Somewhere in Asia travel blog

Grandmother and grandson

Vietnamese school kids

Outside our guesthouse

Same alley

Scooter alley

Nighttime shot taken from the local watering hole

Vietnamese letting loose with colour

Street tea

Streetside veggies

1967 Honda - many of these around here

A close-up

A HCMC block

Next block over

A strange cyclo

Saigon scooter traffic

Sewing shop

Cambodian/Vietnamese version of hacky-sack

He's tired, actually he's asleep

HCMC roundabout - fun on a bicycle

A river of scooters

Writing on the wall - "run/ride slowly"

Another alley

One of countless propaganda posters

A hat

Meditating in a park

Pedal-bike/motorbike - Sachs original

Another one

 

Uncle Ho

 

 

 

 

Room in the basement of the Reunification Palace

Green onion night cleaning crew

Two women wearing ao dai (a Vietnamese national dress)

Yawning on the job

I have just about anything you can think of

 

Catching a ride

Food to go

Soaking veggies

On the way home after a long journey.

Same story different dog.

Pretty comfy

The Vegetarian heroes that saved the dogs from being eaten by humans

No backyards just hidden alleys

Big buildings, small buildings, nice colours


Riding into HCMC was a bit like riding thru a wasp nest. It's possible to get thru without getting stung if you're careful. The city starts miles out on the highway. We followed the highway alongside a continuous line of buildings to our left and right. At our first direction change the road became two narrow lanes, and the traffic intensity increased. HCMC's roads are inundated with scooters. At first it seems like pure chaos, but after riding thru it for a while, you begin to understand its flow. If the scooter in front of you leaves an empty space then it probably means you should fill its spot without delay, and so on. The bigger the vehicle the more respect you give them, but only if they move in on your space. Crossing intersections or entering roundabouts usually involves building a team of scooters or hiding behind a car/truck and using the collective size of the group to your advantage. Accidents are rare, but they do happen.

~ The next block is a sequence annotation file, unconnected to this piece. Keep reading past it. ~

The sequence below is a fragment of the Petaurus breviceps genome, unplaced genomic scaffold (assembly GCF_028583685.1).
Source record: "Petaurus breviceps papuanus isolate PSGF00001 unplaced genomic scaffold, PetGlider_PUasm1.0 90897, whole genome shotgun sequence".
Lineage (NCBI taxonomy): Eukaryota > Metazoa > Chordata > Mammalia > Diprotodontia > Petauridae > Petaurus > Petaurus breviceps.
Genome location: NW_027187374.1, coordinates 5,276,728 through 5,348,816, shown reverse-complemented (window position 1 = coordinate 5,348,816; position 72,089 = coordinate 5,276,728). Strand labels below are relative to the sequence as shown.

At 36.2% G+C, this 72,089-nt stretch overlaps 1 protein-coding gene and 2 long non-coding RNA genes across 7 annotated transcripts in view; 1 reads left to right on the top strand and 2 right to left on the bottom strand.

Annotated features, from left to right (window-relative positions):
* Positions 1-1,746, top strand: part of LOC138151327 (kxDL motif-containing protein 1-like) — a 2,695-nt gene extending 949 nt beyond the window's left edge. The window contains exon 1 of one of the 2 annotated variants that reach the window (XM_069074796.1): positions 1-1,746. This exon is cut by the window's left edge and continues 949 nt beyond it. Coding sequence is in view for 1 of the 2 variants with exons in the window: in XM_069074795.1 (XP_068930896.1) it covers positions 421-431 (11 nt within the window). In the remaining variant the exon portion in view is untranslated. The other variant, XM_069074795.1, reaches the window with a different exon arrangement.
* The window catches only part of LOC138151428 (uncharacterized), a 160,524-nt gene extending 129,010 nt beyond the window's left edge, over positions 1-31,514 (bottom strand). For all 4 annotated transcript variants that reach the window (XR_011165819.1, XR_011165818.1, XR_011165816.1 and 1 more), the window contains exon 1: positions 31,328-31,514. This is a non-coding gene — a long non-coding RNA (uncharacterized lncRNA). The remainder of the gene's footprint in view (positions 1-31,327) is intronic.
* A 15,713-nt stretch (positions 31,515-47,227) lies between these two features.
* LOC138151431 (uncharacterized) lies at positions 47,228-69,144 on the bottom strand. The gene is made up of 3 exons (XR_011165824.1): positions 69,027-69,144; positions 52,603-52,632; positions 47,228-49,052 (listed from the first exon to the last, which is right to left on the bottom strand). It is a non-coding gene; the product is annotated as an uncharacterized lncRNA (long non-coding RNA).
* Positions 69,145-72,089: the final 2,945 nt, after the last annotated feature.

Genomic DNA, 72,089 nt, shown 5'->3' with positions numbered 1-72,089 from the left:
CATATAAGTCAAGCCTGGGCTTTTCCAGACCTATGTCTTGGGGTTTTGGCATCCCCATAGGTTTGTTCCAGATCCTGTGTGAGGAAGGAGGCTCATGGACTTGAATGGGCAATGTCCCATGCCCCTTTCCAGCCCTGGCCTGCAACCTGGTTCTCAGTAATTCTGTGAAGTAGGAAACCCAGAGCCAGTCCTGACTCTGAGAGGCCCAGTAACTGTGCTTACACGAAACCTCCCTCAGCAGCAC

The guesthouse we chose is situated down an alley in an area set up for tourists. Yet the locals live and work in these buildings as though there were no tourists around. People sell everything from breakfasts to ca phe phin to shampoo. You can watch children playing, hair salons inflicting the latest hair and nail styles onto mainly locals, and people sleeping day and night on the floors of their homes, in front of TVs, on lawn chairs in the middle of the alleys and so on. Our alley has at least four ways out. There is no map of the alley system. Getting lost in these alleys is about as fun as it gets. Food and drinks can be found anywhere and most homes have a business on the street level. As usual we found a place that has coffee and base our stay around that. Cities are usually places for us to rest and reload before moving on. Nine months into the trip we are still taking our time leaving them. Usually we spend our time walking the streets, searching for food and coffee more often than going to museums or tourist sites. In HCMC we did go to the Reunification Palace formally known as the Independent Palace. On the morning of April 30, 1975 Communist tanks crashed thru the gates and forever changed South Vietnam. The Palace was home to the President and its basement was used as a war room until that day. Check out the photo of the very functional message centre. A hole in the wall! 30 years later I can send instant emails around the world. I think that's better? These days the Palace is open to the public, but can be shut down for official receptions or meetings that are taking place. Vietnam seems to be blending Socialism with Capitalism and making it work. Yet it is hard to know if the people are happy here. It does seem very different from the other countries we have seen. We heard so many stories about Vietnam before we arrived and we are trying to keep an open mind. HCMC is of course just one city within a country, and I am sure it will feel different in other towns and cities. It is by far less aggressive and intense than some of the descriptions we've heard over the last few months from other travelers.



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